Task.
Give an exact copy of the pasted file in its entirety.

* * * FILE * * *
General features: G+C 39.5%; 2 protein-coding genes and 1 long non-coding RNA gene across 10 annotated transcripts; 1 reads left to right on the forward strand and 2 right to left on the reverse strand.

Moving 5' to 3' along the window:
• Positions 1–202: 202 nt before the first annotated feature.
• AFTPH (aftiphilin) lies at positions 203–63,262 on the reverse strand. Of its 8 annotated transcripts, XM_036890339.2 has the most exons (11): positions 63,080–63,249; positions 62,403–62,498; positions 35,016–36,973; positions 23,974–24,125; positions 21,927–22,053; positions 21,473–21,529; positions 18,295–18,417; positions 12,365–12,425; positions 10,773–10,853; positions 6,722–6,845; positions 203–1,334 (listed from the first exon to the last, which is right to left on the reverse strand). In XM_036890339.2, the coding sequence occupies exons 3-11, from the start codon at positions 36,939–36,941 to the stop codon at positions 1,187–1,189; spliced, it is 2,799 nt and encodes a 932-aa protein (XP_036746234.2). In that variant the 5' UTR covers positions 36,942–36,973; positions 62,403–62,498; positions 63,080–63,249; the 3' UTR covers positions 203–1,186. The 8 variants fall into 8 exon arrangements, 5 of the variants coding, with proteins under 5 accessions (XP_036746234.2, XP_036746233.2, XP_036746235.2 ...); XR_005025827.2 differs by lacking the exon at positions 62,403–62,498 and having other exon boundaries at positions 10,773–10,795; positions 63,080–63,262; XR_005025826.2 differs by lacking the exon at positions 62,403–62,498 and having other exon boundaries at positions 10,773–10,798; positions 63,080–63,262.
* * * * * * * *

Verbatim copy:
General features: G+C 39.5%; 2 protein-coding genes and 1 long non-coding RNA gene across 10 annotated transcripts; 1 reads left to right on the forward strand and 2 right to left on the reverse strand.

Moving 5' to 3' along the window:
• Positions 1–202: 202 nt before the first annotated feature.
• AFTPH (aftiphilin) lies at positions 203–63,262 on the reverse strand. Of its 8 annotated transcripts, XM_036890339.2 has the most exons (11): positions 63,080–63,249; positions 62,403–62,498; positions 35,016–36,973; positions 23,974–24,125; positions 21,927–22,053; positions 21,473–21,529; positions 18,295–18,417; positions 12,365–12,425; positions 10,773–10,853; positions 6,722–6,845; positions 203–1,334 (listed from the first exon to the last, which is right to left on the reverse strand). In XM_036890339.2, the coding sequence occupies exons 3-11, from the start codon at positions 36,939–36,941 to the stop codon at positions 1,187–1,189; spliced, it is 2,799 nt and encodes a 932-aa protein (XP_036746234.2). In that variant the 5' UTR covers positions 36,942–36,973; positions 62,403–62,498; positions 63,080–63,249; the 3' UTR covers positions 203–1,186. The 8 variants fall into 8 exon arrangements, 5 of the variants coding, with proteins under 5 accessions (XP_036746234.2, XP_036746233.2, XP_036746235.2 ...); XR_005025827.2 differs by lacking the exon at positions 62,403–62,498 and having other exon boundaries at positions 10,773–10,795; positions 63,080–63,262; XR_005025826.2 differs by lacking the exon at positions 62,403–62,498 and having other exon boundaries at positions 10,773–10,798; positions 63,080–63,262.